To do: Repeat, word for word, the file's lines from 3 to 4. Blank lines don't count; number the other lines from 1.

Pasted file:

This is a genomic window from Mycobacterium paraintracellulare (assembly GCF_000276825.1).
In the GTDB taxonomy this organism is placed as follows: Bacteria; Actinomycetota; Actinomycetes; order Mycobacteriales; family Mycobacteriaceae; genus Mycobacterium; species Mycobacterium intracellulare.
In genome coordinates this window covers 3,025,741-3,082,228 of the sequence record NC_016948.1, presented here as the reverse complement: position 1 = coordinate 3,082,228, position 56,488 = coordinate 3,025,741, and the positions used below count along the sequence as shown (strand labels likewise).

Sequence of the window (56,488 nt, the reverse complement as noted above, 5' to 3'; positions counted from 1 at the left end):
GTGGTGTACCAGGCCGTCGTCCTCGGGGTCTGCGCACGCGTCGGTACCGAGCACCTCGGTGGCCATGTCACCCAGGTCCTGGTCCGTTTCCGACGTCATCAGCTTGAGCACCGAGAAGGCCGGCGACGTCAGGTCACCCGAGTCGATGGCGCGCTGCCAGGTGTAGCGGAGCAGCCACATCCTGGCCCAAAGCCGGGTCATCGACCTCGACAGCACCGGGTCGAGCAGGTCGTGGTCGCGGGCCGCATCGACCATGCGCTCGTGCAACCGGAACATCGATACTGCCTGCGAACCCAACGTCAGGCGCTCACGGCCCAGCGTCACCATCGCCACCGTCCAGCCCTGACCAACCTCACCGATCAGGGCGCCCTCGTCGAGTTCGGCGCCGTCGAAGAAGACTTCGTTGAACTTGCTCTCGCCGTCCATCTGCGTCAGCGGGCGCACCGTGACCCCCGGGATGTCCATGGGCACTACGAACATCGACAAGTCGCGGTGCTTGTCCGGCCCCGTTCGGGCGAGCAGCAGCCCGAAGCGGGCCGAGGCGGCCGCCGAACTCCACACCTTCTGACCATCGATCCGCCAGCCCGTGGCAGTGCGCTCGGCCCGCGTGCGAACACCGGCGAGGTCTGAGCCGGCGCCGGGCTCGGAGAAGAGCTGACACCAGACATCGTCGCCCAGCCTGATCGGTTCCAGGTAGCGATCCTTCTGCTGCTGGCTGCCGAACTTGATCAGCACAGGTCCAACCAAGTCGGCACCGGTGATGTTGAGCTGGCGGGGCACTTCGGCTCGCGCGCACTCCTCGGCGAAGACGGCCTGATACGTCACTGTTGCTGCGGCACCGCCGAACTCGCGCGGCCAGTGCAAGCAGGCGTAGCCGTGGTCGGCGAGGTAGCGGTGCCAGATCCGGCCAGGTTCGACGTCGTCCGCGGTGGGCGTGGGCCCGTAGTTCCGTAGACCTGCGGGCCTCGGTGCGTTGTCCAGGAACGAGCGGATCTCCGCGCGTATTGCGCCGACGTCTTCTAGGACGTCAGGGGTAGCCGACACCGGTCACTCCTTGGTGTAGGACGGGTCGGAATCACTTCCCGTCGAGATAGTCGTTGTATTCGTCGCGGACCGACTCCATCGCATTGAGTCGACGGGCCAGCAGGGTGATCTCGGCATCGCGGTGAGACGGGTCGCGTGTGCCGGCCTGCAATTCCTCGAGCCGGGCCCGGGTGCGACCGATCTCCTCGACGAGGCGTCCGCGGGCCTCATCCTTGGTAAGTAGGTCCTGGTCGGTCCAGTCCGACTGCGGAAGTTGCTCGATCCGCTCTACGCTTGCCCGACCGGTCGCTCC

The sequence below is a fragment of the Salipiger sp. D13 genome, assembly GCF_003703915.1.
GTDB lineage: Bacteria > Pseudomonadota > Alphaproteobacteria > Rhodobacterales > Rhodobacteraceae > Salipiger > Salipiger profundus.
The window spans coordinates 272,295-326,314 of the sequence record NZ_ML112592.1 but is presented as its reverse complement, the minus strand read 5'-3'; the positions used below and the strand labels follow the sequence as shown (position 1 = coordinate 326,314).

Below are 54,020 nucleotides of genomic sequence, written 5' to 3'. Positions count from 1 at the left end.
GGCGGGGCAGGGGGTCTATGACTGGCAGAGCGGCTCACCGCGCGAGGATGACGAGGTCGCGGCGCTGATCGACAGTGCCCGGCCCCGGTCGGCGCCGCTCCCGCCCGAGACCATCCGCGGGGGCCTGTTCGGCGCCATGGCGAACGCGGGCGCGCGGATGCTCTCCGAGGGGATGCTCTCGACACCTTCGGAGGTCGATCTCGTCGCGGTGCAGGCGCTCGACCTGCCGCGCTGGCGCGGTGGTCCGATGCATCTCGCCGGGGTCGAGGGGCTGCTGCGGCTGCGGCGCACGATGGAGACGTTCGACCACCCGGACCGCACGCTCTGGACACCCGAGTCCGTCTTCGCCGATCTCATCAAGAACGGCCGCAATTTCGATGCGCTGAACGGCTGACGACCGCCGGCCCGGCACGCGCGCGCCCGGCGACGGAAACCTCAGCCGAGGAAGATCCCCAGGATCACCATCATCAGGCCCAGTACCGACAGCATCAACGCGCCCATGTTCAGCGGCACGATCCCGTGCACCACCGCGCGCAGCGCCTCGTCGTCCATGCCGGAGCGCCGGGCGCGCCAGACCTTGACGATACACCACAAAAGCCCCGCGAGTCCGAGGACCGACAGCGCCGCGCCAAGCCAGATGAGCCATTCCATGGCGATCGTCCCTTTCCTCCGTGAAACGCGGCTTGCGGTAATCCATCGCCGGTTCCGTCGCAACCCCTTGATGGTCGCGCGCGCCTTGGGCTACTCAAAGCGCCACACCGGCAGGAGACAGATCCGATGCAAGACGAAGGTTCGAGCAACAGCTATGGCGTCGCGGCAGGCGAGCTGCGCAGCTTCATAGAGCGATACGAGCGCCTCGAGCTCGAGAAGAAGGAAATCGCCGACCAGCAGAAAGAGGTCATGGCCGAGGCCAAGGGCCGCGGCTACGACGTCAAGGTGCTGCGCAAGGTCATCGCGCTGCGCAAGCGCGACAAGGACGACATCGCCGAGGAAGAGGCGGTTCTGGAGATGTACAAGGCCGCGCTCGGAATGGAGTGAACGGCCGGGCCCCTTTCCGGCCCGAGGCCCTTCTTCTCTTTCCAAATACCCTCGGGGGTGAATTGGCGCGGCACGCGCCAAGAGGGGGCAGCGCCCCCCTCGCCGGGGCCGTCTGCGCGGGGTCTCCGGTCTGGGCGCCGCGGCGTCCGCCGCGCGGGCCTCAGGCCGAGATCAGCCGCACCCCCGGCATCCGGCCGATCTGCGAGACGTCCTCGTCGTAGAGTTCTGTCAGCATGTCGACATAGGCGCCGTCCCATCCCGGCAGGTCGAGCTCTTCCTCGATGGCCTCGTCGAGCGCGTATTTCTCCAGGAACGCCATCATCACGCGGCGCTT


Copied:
In genome coordinates this window covers 3,025,741-3,082,228 of the sequence record NC_016948.1, presented here as the reverse complement: position 1 = coordinate 3,082,228, position 56,488 = coordinate 3,025,741, and the positions used below count along the sequence as shown (strand labels likewise).

Sequence of the window (56,488 nt, the reverse complement as noted above, 5' to 3'; positions counted from 1 at the left end):